Final year BSc in Horticulture project published by Royal Horticultural Society of Ireland casts a shadow on the effectiveness of most DIY ‘bee hotels’
Bee hotels (sometimes called insect, or bug hotels) are artificial nesting structures available for sale in many garden centres around the country and some community groups and gardeners have even constructed their own from bricks, drilled softwoods, bamboo, straw and loosely arranged pine cones.
However, despite the owners’ best intentions, these structures rarely attract their intended inhabitants, and sometimes can even attract pollinator pests and are a source of disease.
This led three level 7 BSc in Horticulture students (Sean Keane, Alan Kennedy, Cian Kervick, and Etienne del Prado) to examine the published literature to determine the ideal parameters for a scientifically sound hotel.
The project progressed to examining 39 DIY-built insect hotels situated on the Waterford Greenway which involved examining 3377 individual cavities. The outcome was the following guidance, published by the Royal Horticultural Society of Ireland, on how to design your own scientifically sound bee hotel that is likely to attract visitors.
The following article is reproduced here with the kind permission of the Royal Horticultural Society of Ireland and appears in their Autumn 2020 issue.
Is your insect hotel uninhabited? Design a scientifically sound insect hotel of your own
by Sean Keane and Dr Cara Daly
Planting for pollinators has become popular but if we are to halt the decline in pollinator numbers, it is also vital that we provide nesting habitats in our gardens. Many of us will have seen bee (or insect) hotels popping up in our localities, or for sale in garden centres. In Ireland, we have 98 species of bee consisting of 77 solitary bee species, 20 bumblebee species and 1 honeybee species, however realistically, only cavity-nesting bees have the potential to use bee hotels, and it turns out those bees are quite fussy!
Fifteen species of Ireland’s solitary bee species prefer to nest above ground in cavities in wood created by insects such as borer beetles or woodworm, in hollow or pithy plant stems, or in man-made structures such as cracks in mortar, dry stone walls, or nail holes. In fact, one can purchase ‘bee bricks’ for this exact purpose.
Of all our native bees, it is realistically only the cavity-nesting bees that have the potential to use bee hotels which are typically a bundle of hollow plant stems or pieces of drilled timber placed in some form of housing. Unfortunately, many of the commercially available bee hotels are quite useless but when built and placed according to known scientific design parameters, bee hotels can be very effective.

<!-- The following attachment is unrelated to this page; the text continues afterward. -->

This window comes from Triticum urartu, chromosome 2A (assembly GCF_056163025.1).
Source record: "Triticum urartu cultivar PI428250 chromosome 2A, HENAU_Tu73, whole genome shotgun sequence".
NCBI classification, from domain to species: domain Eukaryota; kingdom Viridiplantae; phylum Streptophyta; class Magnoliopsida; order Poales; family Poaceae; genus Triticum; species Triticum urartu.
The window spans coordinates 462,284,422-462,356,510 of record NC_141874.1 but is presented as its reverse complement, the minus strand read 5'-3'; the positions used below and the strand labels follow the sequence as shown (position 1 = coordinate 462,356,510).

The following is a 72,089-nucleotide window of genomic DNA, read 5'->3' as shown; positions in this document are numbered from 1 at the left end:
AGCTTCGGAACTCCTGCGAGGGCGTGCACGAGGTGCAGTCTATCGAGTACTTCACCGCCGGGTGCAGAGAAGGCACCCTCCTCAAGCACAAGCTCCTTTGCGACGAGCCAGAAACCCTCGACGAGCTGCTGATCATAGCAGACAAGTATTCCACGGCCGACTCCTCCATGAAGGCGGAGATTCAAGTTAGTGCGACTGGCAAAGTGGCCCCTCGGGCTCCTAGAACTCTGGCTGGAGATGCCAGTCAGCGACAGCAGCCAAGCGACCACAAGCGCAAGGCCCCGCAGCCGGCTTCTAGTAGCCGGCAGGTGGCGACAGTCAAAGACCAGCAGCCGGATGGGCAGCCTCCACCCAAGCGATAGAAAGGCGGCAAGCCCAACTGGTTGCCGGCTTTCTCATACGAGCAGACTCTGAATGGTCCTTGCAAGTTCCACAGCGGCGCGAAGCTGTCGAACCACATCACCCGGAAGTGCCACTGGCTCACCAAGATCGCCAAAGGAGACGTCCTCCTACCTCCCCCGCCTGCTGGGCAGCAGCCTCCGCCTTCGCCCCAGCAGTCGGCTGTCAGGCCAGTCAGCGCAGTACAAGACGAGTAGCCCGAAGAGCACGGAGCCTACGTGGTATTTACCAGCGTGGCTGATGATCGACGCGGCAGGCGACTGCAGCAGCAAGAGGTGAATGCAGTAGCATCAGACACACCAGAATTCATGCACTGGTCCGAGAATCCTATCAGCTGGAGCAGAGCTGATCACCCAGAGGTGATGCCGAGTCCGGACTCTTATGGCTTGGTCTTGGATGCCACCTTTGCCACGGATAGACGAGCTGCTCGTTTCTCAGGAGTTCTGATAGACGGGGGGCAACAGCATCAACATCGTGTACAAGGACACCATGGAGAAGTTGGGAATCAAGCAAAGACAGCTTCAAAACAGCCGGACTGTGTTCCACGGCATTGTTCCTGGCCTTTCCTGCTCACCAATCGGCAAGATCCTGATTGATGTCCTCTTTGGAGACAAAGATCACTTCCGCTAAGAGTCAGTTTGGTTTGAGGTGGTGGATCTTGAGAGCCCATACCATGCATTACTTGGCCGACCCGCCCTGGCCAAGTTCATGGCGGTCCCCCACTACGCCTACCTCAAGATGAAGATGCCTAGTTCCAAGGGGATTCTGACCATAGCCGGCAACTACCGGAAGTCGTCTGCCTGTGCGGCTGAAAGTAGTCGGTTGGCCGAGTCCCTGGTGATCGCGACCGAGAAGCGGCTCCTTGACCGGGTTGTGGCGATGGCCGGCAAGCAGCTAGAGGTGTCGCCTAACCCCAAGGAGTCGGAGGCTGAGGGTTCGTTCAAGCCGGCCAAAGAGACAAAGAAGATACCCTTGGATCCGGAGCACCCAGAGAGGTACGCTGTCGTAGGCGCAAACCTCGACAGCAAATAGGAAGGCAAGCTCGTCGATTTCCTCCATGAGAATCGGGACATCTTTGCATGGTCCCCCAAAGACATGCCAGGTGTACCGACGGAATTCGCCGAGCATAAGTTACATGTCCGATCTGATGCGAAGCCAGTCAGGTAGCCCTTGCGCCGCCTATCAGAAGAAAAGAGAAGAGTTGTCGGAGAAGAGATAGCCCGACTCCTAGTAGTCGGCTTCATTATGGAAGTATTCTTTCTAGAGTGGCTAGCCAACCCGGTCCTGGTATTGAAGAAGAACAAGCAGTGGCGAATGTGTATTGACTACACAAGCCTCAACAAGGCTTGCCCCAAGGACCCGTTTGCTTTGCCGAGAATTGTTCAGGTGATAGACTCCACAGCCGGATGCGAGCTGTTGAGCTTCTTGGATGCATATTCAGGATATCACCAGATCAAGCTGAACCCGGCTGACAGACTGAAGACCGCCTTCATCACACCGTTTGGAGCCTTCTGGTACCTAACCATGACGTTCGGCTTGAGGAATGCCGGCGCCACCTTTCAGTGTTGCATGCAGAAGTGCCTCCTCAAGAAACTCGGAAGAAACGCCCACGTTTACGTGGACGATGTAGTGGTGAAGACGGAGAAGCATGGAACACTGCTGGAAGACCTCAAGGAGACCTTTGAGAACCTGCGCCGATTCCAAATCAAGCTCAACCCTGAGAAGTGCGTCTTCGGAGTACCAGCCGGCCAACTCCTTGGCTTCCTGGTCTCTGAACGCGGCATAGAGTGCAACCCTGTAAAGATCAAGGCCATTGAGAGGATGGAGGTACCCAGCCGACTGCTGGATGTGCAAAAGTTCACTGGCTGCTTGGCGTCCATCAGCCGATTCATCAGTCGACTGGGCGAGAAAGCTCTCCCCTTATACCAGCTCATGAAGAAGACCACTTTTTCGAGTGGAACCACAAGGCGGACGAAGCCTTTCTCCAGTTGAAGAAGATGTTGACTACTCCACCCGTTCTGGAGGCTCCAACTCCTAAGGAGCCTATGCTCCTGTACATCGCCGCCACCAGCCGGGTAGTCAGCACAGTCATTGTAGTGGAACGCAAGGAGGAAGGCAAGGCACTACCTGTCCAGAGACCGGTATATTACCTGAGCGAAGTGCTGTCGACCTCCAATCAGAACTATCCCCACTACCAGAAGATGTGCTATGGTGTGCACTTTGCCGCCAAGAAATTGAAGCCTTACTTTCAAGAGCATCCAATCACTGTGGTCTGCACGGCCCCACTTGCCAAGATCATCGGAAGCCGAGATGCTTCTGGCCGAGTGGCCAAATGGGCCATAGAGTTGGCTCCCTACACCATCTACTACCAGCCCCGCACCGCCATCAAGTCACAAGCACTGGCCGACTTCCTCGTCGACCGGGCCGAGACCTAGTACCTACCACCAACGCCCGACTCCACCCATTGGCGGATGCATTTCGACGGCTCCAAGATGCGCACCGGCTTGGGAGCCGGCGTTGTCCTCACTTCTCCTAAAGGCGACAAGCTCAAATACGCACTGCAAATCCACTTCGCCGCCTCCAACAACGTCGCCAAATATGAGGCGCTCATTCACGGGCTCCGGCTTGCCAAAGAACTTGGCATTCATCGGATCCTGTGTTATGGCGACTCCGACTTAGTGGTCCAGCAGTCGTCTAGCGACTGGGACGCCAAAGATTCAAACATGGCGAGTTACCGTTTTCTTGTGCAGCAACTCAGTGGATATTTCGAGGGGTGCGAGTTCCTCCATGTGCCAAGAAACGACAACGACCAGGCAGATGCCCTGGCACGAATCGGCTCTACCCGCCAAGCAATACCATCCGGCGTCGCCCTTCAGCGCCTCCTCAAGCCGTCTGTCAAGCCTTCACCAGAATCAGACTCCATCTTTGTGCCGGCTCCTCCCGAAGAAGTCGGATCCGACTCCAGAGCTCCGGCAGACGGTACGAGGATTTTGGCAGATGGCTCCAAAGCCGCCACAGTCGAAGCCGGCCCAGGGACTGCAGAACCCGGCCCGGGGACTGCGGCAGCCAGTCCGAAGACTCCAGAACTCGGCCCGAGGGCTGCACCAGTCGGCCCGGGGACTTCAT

Here are those parameters:
1. Small bee hotels are best because large bee hotels increase the incidence of bee pest and disease due to high populations of bees nesting together, with parasitic wasps being a particular threat.
2. The material used for nesting tubes is critical. Common reed, or bamboo are preferred, but these must be cut at a node to create a closed-ended nesting tube. An open-ended tube with the node removed increases the risk that predators and parasites can gain entry from the back of the tube.
3. The length of these hollow plant stems must be between 100mm and 150mm and their internal diameters must be a mix of between 4-8 mm to accommodate bees of different sizes. For example, Megachile bees prefer a diameter of 6-8mm while smaller bee such as the Hylaeus prefer a diameter of 4-5mm.
4. The cut end of the bamboo or reed must be clean and free of debris (especially wood fibers as a result of using blunt blades).
5. The orientation of the bee hotel entrance must face south or south-east and be attached firmly to a wall or post at least 1.5m above ground. This gives the developing young some warmth from the morning sun and shelters them from harsh northerly and easterly winds.
6. Housing of your bee hotel should be waterproof. Wood is not a suitable external housing material for Irish conditions as its porous nature can lead to damp internal conditions that encourage fungal and bacterial diseases which may endanger the developing young bees.
7. Your bee hotel should be maintained each year and any previously inhabited bamboo or reed cavity replaced to ensure pests and disease levels do not build up.
Given all these requirements, it is no wonder many of the bee hotels we see in Irish gardens have plenty of vacancies - It appears that many are designed to be aesthetically appealing to humans, rather than the residents.
Solitary bees forage within 100-300m of their nesting sites so when choosing to put a bee hotel in your garden, nectar and pollen-rich flowers must be available for the bees to forage on in the surrounding landscape. Given that bee hotels help only a handful of the 98 species of bee found in Ireland, gardeners should also consider providing nesting habitats for the other bee species by letting a wide verge of lawn grow along a garden hedge to provide nesting habitat for bees such as the common carder bee which nests in long grass. For solitary mining bees, removing vegetation on a south-facing bank creates bare soil into which they burrow.
Sean Keane and Cian Kervick have constructed a scientifically sound bee hotel for Irish conditions using common reed, bamboo and PVC piping. Please visit our Heritage Week 2020 project at www.instagram.com/beesbandb to find out how to build one and to learn more about the biodiversity on our doorsteps. The RHSI are offering a yearly subscription for students for €15. See here the RHSI website for more information.